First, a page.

As a sign of the changing times, the Times of India had a front page
ad asking companies to advertise on its family of websites to reach
out to an international audience. With more than a thousand companies
on the Net already (Source: khoj listings for
it would seem that the Indian companies might seem well on the road to
using the Internet as a marketing medium. Unfortunately, few Indian
companies take the Net seriously as a medium. Fewer still have a
strategy that goes beyond putting up information on the web.
What are the elements of a successful Internet strategy? How does one
attract and retain traffic?
An Internet marketing strategy needs to revolve around the three C’s:
content, community and commerce. Content helps attract traffic,
community helps retain the traffic and commerce lets you make money of
them. Most Indian sites tend to barely do a good job with the
Content is the starting point for a website. Not only must it be
comprehensive when the site is launched (without any “Under
Construction” messages), it must add value to the visitor’s life via
personalisation, be interactive and be updated on an ongoing
basis. You must think in term’s of daily additions/updates on the
Rajshri has, since its launch
last December, ensured daily updates to its site even though the
company has not launched any new product (film) in that period. But
every time a visitor comes in, there are new pages and section which
await him. Bharat Petroleum has an India Petro Daily, which summaries all the news
from the petro and energy sectors in India.
Kotak Securities offers a “My
India Page” which allows a registered user to personalise his stock
portfolio, and receive updates via email if the stock price goes
beyond a specified band. K Raheja
Constructions offers an interactive EMI calculator for those seeking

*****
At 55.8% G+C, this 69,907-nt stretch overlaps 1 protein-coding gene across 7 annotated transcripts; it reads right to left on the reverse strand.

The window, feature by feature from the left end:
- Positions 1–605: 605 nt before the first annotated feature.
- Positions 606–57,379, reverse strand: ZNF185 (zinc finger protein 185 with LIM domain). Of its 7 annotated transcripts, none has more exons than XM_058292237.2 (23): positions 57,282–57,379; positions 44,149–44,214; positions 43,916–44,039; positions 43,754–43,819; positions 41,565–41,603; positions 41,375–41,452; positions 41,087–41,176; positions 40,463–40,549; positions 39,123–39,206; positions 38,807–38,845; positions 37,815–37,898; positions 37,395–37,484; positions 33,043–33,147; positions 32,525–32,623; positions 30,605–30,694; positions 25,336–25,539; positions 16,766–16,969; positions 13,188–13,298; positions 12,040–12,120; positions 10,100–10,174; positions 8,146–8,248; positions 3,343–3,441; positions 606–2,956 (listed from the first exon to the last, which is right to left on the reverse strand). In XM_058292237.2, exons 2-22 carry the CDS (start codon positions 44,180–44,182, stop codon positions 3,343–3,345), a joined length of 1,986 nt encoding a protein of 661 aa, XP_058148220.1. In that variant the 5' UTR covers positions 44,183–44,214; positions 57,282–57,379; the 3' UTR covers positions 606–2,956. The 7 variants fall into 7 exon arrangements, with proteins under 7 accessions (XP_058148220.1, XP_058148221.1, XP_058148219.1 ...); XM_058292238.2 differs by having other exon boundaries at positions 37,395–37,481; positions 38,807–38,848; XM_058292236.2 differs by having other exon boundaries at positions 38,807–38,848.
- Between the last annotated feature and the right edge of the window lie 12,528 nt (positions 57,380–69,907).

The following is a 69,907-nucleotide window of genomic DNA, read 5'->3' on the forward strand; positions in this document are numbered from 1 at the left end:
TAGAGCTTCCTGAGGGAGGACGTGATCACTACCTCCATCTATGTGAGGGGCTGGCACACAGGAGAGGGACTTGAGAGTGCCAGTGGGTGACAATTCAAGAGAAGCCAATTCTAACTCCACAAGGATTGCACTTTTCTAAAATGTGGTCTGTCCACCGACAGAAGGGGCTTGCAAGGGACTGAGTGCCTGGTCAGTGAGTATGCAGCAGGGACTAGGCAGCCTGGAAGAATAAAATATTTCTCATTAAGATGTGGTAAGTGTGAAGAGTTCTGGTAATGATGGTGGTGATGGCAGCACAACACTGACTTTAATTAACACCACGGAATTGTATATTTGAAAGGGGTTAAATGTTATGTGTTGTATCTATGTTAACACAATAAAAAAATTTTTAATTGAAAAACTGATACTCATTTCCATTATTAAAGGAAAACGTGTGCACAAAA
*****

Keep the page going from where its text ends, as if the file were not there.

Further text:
real estate loans.
In each of these cases, there is a “hook” which aims to retain a
first-time visitor, providing an incentive to come again.
Write John Hagel III and Arthur Armstrong in ”
Community in fact provides a unique context in which commerce can take place as customer equip themselves with better information.
The result is a “reverse market” in which power accrues to the customer. To become profitable, the organizer of the virtual community must understand and address the newly empowered customer’s needs.
Building a community involves providing a mechanism for visitors to the
site to communicate not only with the site managers but also with each
other. Using broadcast email, bulletin boards and real-time chat, an
online community can bridge distances and help create a longer-term
loyalty which goes beyond just the content.
International sites which have been very successful with building
online communities have been
(for book lovers), Counsel Connect (an on-line service for lawyers),
(sports), and Motley Fool (an online forum for personal finance
investment on America Online).
Electronic Commerce is the final goal of websites: using the site to
do business with people, irrespective of geography. Buying and selling
via the Internet is still a rare phenomenon in India, but with
organisations like ICICI Bank
introducing electronic banking and
Satyam, which has a tie-up up with
Open Market, we can expect
electronic payment systems to become available in the near future.
So far, banks and corporates through their initial public offers have
used this capability to cut down distribution costs for application
forms. ICICI Bank marketed its public issue online recently to
HMV’s newly relaunched site,
Saregama, offers a wide-range of
music albums for sale, with an online payment system for US residents.
content with the ability to maker travel reservations online.
Tangerine takes orders for
computer goods through its website.
Beyond consumer commerce lies the much bigger area of
business-to-business commerce. More on this next week.